False elevations of urinary catecholamine levels may occur due to interference with the fluorescence test.
Long-term studies in animals to evaluate carcinogenic potential of doxycycline have not been conducted. However, there has been evidence of oncogenic activity in rats in studies with the related antibacterial drugs, oxytetracycline (adrenal and pituitary tumors), and minocycline (thyroid tumors).
Likewise, although mutagenicity studies of doxycycline have not been conducted, positive results in in vitro mammalian cell assays have been reported for related antibacterial drugs (tetracycline, oxytetracycline).
Doxycycline administered orally at dosage levels as high as 250 mg/kg/day had no apparent effect on the fertility of female rats. Effect on male fertility has not been studied.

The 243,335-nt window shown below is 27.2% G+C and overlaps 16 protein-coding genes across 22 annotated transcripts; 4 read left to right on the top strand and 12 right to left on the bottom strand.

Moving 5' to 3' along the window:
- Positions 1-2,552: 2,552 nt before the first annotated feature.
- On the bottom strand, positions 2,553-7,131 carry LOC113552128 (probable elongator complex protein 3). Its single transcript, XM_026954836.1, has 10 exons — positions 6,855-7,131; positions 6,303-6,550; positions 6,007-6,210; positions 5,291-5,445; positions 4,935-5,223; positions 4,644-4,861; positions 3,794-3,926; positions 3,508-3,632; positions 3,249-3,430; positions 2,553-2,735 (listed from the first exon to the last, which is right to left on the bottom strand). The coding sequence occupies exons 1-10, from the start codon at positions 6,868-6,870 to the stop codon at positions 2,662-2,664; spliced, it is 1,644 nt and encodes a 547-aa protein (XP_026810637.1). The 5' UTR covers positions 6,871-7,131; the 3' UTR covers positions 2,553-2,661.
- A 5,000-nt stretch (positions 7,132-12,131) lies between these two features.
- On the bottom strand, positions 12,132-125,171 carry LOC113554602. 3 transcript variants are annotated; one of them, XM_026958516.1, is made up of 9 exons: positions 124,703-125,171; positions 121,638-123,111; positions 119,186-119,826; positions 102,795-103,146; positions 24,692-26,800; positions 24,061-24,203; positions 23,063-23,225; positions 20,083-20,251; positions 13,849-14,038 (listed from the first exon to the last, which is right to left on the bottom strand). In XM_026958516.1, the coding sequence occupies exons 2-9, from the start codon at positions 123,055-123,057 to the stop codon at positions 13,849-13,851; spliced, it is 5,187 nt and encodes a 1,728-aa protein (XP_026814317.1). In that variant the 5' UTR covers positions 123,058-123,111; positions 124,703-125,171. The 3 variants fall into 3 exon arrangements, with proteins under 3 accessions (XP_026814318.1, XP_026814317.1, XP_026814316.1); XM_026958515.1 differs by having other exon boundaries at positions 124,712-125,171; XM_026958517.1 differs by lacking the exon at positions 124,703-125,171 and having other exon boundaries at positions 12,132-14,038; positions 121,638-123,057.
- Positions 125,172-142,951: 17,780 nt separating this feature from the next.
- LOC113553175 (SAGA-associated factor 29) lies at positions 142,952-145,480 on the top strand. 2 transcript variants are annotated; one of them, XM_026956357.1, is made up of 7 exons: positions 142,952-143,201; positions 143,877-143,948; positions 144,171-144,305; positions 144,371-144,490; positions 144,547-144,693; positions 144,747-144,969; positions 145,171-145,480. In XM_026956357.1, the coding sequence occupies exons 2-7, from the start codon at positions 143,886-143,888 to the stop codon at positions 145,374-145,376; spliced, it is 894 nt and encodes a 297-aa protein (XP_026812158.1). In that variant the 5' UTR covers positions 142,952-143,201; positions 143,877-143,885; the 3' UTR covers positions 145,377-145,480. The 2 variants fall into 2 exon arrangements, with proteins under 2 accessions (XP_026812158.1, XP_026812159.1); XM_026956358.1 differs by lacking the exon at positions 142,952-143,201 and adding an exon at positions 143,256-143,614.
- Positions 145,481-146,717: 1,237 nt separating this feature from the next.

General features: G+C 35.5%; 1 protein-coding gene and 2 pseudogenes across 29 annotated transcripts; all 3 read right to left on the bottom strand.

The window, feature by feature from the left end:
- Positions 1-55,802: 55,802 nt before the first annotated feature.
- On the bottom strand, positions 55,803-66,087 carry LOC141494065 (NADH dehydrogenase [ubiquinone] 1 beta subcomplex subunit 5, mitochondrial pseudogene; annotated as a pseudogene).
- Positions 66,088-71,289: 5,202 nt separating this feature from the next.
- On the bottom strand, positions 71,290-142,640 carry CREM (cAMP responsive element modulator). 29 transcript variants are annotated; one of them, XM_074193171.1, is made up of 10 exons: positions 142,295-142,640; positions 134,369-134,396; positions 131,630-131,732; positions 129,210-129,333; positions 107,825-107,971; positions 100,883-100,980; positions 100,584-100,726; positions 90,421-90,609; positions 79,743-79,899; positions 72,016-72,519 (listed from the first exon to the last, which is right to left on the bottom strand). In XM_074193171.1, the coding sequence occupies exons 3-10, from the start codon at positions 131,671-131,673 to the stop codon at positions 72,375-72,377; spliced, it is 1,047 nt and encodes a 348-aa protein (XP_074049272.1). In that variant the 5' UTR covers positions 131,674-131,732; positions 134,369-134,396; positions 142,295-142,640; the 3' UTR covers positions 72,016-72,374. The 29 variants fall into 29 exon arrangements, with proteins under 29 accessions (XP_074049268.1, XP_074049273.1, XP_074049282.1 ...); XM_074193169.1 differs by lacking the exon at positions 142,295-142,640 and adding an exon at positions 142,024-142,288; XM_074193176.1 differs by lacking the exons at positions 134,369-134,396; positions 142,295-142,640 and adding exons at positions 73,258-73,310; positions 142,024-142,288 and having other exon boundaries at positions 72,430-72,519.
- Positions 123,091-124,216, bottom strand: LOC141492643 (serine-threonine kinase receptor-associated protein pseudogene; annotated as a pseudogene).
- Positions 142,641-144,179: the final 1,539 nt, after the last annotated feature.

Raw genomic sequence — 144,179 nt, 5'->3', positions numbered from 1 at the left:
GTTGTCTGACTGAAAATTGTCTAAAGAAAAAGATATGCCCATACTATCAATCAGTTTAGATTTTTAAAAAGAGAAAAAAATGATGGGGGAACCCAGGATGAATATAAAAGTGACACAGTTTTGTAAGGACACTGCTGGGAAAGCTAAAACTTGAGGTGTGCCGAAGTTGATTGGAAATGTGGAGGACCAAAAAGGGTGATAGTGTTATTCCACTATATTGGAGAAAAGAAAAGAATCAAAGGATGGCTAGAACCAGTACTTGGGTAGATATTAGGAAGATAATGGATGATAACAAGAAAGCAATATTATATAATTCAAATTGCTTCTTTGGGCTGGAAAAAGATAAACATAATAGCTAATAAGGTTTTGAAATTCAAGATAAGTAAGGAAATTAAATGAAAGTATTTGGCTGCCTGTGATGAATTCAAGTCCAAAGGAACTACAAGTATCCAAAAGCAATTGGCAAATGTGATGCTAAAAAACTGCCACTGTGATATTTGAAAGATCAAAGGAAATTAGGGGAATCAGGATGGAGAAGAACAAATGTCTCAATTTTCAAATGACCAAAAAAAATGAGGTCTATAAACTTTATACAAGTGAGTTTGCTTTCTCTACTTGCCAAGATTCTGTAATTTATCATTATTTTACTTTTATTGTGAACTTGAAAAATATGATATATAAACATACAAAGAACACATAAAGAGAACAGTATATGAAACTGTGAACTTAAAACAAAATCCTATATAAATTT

There are no adequate and well-controlled studies on the use of doxycycline in pregnant women. The vast majority of reported experience with doxycycline during human pregnancy is short-term, first trimester exposure. There are no human data available to assess the effects of long-term therapy of doxycycline in pregnant women, such as that proposed for treatment of anthrax exposure. An expert review of published data on experiences with doxycycline use during pregnancy by TERIS – the Teratogen Information System – concluded that therapeutic doses during pregnancy are unlikely to pose a substantial teratogenic risk (the quantity and quality of data were assessed as limited to fair), but the data are insufficient to state that there is no risk1. A case-control study (18,515 mothers of infants with congenital anomalies and 32,804 mothers of infants with no congenital anomalies) shows a weak but marginally statistically significant association with total malformations and use of doxycycline anytime during pregnancy. Sixty-three (0.19%) of the controls and fifty-six (0.30%) of the cases were treated with doxycycline. This association was not seen when the analysis was confined to maternal treatment during the period of organogenesis (i.e., in the second and third months of gestation) with the exception of a marginal relationship with neural tube defect based on only two exposed cases2.